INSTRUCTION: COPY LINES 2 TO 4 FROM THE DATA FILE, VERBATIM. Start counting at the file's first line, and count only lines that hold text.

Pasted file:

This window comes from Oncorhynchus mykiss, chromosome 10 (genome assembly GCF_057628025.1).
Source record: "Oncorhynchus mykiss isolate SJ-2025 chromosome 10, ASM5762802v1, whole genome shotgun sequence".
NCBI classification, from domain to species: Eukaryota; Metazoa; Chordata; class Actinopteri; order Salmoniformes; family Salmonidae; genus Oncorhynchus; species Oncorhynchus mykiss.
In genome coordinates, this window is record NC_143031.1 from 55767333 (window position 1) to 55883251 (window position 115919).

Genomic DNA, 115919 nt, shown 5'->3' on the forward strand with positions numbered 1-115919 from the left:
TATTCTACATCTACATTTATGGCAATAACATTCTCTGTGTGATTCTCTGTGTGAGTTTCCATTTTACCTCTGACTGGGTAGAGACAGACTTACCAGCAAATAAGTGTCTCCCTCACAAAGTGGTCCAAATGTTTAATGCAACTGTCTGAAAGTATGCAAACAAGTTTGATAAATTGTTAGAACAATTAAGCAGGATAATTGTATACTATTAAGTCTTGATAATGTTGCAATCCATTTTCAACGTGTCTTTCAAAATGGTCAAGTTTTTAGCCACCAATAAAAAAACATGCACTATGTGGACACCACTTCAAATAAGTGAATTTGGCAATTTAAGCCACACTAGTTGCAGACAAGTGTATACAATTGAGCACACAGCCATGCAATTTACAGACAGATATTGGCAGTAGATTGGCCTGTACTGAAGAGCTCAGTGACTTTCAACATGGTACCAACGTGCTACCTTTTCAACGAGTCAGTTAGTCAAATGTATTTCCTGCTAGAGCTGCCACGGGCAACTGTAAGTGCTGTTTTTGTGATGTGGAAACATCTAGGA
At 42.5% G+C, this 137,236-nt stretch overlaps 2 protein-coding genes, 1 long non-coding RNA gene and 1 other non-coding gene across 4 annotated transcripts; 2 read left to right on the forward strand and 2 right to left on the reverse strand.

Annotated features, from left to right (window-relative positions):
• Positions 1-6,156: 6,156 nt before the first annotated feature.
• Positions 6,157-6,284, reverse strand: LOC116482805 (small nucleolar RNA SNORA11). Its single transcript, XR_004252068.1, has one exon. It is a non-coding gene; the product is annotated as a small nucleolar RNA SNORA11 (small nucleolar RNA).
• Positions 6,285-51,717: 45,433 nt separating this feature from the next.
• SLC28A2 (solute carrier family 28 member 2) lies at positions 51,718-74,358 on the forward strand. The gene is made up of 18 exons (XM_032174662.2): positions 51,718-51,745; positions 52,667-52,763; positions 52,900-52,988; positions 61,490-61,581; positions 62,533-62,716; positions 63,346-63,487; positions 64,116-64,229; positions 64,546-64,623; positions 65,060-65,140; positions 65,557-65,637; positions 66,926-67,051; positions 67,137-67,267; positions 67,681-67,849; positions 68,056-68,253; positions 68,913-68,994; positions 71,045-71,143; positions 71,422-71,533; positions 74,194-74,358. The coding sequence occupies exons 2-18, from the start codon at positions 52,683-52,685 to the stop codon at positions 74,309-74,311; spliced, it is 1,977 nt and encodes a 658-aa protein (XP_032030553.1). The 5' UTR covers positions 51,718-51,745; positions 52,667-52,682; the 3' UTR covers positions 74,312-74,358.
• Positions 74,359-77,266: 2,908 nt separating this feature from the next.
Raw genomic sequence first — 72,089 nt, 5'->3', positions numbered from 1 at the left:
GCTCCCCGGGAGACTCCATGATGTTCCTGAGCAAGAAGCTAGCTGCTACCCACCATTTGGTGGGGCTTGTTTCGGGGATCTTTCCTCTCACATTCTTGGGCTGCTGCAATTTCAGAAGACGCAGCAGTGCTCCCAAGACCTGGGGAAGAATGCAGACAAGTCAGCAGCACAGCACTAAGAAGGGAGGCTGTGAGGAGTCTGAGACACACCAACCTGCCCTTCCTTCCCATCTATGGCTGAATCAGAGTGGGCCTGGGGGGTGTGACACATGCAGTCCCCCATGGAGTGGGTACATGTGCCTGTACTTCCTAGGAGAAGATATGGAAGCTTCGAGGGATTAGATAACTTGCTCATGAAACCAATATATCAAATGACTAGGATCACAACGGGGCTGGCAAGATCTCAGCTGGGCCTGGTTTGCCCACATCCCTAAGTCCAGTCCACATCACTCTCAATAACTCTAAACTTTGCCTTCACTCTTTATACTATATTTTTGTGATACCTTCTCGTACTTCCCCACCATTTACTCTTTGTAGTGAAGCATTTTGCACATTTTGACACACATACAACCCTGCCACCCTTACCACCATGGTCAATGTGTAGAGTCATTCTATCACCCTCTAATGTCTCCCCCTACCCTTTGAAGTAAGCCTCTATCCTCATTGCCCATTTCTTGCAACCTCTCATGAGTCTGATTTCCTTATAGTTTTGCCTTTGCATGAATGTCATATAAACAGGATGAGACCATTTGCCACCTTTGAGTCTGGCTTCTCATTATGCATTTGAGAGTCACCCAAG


Source record: "Oncorhynchus mykiss isolate SJ-2025 chromosome 10, ASM5762802v1, whole genome shotgun sequence".
NCBI classification, from domain to species: Eukaryota; Metazoa; Chordata; class Actinopteri; order Salmoniformes; family Salmonidae; genus Oncorhynchus; species Oncorhynchus mykiss.
In genome coordinates, this window is record NC_143031.1 from 55767333 (window position 1) to 55883251 (window position 115919).